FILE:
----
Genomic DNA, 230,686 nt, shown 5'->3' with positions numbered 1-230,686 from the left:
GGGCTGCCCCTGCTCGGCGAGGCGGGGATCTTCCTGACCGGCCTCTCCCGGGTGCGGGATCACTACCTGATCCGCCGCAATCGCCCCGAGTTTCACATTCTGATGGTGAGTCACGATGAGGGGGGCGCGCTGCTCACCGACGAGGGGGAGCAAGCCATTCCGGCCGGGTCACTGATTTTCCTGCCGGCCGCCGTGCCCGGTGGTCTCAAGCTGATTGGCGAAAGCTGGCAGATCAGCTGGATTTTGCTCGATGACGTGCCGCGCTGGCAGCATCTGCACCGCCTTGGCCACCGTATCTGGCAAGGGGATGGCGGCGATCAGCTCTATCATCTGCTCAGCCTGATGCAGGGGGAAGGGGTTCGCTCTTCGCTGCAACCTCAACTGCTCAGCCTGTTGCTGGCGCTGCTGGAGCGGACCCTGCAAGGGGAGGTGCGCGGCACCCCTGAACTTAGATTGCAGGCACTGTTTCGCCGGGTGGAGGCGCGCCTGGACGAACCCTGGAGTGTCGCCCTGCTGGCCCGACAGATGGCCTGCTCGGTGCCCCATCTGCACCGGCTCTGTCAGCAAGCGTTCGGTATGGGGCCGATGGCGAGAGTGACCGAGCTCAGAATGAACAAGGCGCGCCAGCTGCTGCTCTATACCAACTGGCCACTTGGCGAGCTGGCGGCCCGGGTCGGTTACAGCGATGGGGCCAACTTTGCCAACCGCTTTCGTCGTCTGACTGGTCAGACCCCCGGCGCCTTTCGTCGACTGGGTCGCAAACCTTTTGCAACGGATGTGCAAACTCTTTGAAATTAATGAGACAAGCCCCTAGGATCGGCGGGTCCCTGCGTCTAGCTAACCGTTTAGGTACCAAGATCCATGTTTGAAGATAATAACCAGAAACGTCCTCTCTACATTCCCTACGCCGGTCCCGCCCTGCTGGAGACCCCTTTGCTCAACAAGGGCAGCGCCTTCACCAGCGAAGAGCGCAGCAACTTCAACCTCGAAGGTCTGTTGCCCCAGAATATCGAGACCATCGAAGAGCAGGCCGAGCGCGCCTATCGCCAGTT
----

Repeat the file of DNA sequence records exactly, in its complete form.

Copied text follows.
Genomic DNA, 230,686 nt, shown 5'->3' with positions numbered 1-230,686 from the left:
GGGCTGCCCCTGCTCGGCGAGGCGGGGATCTTCCTGACCGGCCTCTCCCGGGTGCGGGATCACTACCTGATCCGCCGCAATCGCCCCGAGTTTCACATTCTGATGGTGAGTCACGATGAGGGGGGCGCGCTGCTCACCGACGAGGGGGAGCAAGCCATTCCGGCCGGGTCACTGATTTTCCTGCCGGCCGCCGTGCCCGGTGGTCTCAAGCTGATTGGCGAAAGCTGGCAGATCAGCTGGATTTTGCTCGATGACGTGCCGCGCTGGCAGCATCTGCACCGCCTTGGCCACCGTATCTGGCAAGGGGATGGCGGCGATCAGCTCTATCATCTGCTCAGCCTGATGCAGGGGGAAGGGGTTCGCTCTTCGCTGCAACCTCAACTGCTCAGCCTGTTGCTGGCGCTGCTGGAGCGGACCCTGCAAGGGGAGGTGCGCGGCACCCCTGAACTTAGATTGCAGGCACTGTTTCGCCGGGTGGAGGCGCGCCTGGACGAACCCTGGAGTGTCGCCCTGCTGGCCCGACAGATGGCCTGCTCGGTGCCCCATCTGCACCGGCTCTGTCAGCAAGCGTTCGGTATGGGGCCGATGGCGAGAGTGACCGAGCTCAGAATGAACAAGGCGCGCCAGCTGCTGCTCTATACCAACTGGCCACTTGGCGAGCTGGCGGCCCGGGTCGGTTACAGCGATGGGGCCAACTTTGCCAACCGCTTTCGTCGTCTGACTGGTCAGACCCCCGGCGCCTTTCGTCGACTGGGTCGCAAACCTTTTGCAACGGATGTGCAAACTCTTTGAAATTAATGAGACAAGCCCCTAGGATCGGCGGGTCCCTGCGTCTAGCTAACCGTTTAGGTACCAAGATCCATGTTTGAAGATAATAACCAGAAACGTCCTCTCTACATTCCCTACGCCGGTCCCGCCCTGCTGGAGACCCCTTTGCTCAACAAGGGCAGCGCCTTCACCAGCGAAGAGCGCAGCAACTTCAACCTCGAAGGTCTGTTGCCCCAGAATATCGAGACCATCGAAGAGCAGGCCGAGCGCGCCTATCGCCAGTT